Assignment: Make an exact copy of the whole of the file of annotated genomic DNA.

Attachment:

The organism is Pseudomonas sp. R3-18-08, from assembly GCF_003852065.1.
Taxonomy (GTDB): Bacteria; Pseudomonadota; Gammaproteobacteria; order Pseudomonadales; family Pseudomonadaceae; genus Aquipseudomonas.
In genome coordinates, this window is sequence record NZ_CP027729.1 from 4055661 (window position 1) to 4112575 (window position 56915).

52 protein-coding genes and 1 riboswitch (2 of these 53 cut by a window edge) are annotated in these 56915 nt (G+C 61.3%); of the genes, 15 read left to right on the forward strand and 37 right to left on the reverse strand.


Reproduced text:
The organism is Pseudomonas sp. R3-18-08, from assembly GCF_003852065.1.
Taxonomy (GTDB): Bacteria; Pseudomonadota; Gammaproteobacteria; order Pseudomonadales; family Pseudomonadaceae; genus Aquipseudomonas.
In genome coordinates, this window is sequence record NZ_CP027729.1 from 4055661 (window position 1) to 4112575 (window position 56915).

52 protein-coding genes and 1 riboswitch (2 of these 53 cut by a window edge) are annotated in these 56915 nt (G+C 61.3%); of the genes, 15 read left to right on the forward strand and 37 right to left on the reverse strand.